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Don’t Forget About the Individual Mandate!

It’s now been a year since the 2016 presidential election and nearly ten months since inauguration day. By now, most of us expected major portions of the Affordable Care Act to be repealed and thought the individual mandate would be one of the first parts to go. That hasn’t happened, of course, which means that our clients are still required to purchase health insurance or face a penalty under the ACA’s shared responsibility provision.
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Will they really let Obamacare fail?

By now, everyone’s heard the news: the Republican efforts to repeal and replace the Affordable Care Act have failed in the Senate. After three unsuccessful votes—first on the Better Care Reconciliation Act, then on a repeal and delay bill, then on a skinny repeal—majority leader Mitch McConnell declared on July 27 that “it’s time to move on.” For now, repeal & replace is dead, though the efforts could certainly be revived sometime in the future.
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Is the Individual Mandate Going Away? (and what happens if it does?)

There are a lot of really good reasons to purchase health insurance:
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The Trump Administration's Market Stabilization Rules

With the failure of the American Health Care Act—the House Republicans’ first attempt at repealing and replacing Obamacare—there will be more pressure on federal regulators like HHS Secretary Tom Price to “do something” to increase competition, expand plan options, and keep prices under control.
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The Individual Mandate’s Tax Filing Requirements

As we approach the end of tax season, there’s a lot of confusion about the tax filing requirements under the Affordable Care Act’s individual mandate, largely because Americans have received mixed messages about what the rules actually are.
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Humana Pulls Out of Insurance Marketplace

Humana’s been making a lot of news lately. On January 23, a federal judge blocked the proposed $37 billion merger between Humana and Aetna. On February 14, the companies announced that they wouldn’t appeal the ruling and that that they were walking away from the deal they’d been working on for the last year-and-a-half. Then, later that same day, Humana made news once again when it announced that it would not be participating in the Obamacare exchanges in 2018. While the company will presumably continue to offer plans outside the Marketplace, it won’t be selling individual health plans eligible for a government subsidy through the federal or state exchanges.
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What Trump's Executive Order on the ACA Means

It’s been a couple weeks now since President Trump was sworn into office and almost immediately signed an executive order minimizing the economic burden of the Affordable Care Act. Since then, legal scholars, health policy experts, insurance agents, and employers have all been trying to figure out what exactly it means.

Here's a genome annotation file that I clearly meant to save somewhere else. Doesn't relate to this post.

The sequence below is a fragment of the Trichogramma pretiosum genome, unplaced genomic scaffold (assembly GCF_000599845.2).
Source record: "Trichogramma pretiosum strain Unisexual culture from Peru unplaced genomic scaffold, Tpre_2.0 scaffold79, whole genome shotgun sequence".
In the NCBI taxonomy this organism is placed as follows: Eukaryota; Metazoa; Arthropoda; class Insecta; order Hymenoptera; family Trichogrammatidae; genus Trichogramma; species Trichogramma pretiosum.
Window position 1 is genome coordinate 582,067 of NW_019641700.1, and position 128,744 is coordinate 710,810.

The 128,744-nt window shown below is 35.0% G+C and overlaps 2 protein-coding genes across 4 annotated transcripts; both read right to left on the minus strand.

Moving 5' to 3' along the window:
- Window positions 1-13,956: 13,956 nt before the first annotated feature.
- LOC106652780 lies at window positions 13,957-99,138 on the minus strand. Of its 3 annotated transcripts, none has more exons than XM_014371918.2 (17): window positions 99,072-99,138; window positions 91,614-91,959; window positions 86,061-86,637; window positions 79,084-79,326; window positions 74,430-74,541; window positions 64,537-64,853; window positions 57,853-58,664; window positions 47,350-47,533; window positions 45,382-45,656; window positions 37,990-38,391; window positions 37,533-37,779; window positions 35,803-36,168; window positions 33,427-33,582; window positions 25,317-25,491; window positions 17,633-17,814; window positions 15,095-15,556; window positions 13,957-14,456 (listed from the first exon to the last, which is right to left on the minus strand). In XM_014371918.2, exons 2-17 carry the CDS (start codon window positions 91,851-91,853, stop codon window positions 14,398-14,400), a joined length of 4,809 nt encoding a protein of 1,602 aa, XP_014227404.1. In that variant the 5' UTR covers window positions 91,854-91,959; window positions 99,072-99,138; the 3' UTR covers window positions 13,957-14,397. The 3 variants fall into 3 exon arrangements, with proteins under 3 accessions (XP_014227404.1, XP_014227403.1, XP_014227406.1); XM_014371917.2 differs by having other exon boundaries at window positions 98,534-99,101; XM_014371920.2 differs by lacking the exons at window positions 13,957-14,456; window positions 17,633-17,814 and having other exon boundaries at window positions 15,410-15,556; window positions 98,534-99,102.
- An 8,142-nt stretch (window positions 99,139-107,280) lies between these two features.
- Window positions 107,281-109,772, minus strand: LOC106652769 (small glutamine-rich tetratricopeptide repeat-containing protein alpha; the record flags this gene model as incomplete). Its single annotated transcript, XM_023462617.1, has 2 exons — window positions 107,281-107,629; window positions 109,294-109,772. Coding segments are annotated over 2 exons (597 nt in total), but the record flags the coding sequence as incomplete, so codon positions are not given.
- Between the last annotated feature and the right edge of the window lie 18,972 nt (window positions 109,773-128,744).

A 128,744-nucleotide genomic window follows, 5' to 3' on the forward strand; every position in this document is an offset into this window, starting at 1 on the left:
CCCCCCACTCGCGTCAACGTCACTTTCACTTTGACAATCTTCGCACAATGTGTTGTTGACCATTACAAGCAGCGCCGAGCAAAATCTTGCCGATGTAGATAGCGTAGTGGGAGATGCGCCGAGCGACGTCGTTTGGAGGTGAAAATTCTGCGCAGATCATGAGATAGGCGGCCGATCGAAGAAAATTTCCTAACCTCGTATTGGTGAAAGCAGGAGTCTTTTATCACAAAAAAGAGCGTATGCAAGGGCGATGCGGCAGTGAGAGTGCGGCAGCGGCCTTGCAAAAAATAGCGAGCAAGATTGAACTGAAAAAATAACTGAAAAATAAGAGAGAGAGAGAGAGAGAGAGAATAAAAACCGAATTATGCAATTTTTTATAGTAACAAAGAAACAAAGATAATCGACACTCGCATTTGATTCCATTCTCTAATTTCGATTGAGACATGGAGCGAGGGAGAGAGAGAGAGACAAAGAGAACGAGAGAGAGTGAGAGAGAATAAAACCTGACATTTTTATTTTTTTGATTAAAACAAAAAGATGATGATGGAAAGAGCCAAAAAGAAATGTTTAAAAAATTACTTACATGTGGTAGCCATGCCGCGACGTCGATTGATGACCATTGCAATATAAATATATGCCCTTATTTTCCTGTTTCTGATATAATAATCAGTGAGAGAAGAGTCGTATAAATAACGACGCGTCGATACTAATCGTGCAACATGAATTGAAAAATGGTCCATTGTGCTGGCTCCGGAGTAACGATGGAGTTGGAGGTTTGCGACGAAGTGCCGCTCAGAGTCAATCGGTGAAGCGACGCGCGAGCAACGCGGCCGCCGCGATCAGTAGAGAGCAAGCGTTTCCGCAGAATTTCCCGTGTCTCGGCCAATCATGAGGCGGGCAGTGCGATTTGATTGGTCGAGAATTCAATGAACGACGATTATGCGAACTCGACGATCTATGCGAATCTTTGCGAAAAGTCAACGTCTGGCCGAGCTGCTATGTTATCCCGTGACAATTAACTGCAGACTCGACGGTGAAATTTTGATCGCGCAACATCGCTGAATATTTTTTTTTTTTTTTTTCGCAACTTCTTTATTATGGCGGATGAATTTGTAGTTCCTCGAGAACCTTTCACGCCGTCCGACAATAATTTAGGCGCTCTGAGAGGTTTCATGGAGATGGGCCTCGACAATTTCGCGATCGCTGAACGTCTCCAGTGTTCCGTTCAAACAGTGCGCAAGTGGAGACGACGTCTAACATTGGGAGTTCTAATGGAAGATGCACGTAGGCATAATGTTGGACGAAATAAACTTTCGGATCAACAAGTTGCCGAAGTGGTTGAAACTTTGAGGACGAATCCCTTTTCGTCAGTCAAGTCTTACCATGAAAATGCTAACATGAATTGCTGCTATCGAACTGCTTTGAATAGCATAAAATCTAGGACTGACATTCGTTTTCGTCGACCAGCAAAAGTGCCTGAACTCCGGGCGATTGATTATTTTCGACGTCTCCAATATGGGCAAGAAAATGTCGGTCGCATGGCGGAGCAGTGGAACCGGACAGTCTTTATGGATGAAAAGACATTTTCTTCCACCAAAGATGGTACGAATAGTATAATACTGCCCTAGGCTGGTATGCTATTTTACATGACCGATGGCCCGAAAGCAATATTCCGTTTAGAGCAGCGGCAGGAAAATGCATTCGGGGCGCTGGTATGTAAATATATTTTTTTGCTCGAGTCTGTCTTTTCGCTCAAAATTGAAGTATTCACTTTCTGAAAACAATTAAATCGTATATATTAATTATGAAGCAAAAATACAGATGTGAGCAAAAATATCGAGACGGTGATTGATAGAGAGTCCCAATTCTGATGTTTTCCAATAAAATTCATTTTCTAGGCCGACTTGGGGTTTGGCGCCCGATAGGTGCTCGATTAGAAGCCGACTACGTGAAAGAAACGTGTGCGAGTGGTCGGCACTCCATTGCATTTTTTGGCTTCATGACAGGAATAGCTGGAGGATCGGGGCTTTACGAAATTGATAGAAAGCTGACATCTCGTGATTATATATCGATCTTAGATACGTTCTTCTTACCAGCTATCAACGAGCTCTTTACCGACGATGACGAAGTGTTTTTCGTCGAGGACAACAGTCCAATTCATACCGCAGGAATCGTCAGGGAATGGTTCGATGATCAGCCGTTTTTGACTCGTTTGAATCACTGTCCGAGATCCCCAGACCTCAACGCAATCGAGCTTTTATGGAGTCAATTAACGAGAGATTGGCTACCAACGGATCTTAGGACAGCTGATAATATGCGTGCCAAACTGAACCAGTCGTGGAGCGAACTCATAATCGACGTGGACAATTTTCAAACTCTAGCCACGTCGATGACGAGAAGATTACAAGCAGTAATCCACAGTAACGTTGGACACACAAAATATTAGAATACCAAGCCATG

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A Look at the New “Simple Choice” Plans

After warning for months that consumers will have fewer choices when shopping for individual coverage this fall, in this article we’ll discuss some new options that may be available for the 2017 open enrollment period.
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Don’t Take Your Individual Clients for Granted

This seems like an obvious statement, doesn’t it? In fact, it’s almost insulting – the idea that you might not be doing whatever’s necessary to earn your clients’ business every single year. We don’t mean it that way. The truth is that most agents reach out to their clients at renewal time each year, but most of the time no changes are necessary. If your customers are happy with their plan, their family situation and health status hasn’t changed significantly, and the renewal offer is reasonable, most people would rather stay put than to shop around and go through the hassle of changing their health insurance.
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It’s time to set expectations for your Marketplace clients

For the past few months, we’ve commented several times that we’re not sure what’s going to happen with the individual market this fall while continuing to point out that it could be a mess. If you’ve kept up with the news over the past several weeks, now you see why. A number of major carriers have announced that they won’t participate in the federal or state marketplaces in 2017, and those that remain are making a number of premium and plan design adjustments that our clients won’t be too happy with. That’s why it’s probably time for a “sit down” with your individual clients, particularly the ones receiving a premium tax credit. You need to set expectations for them as we head into the ACA’s fourth annual open enrollment period.
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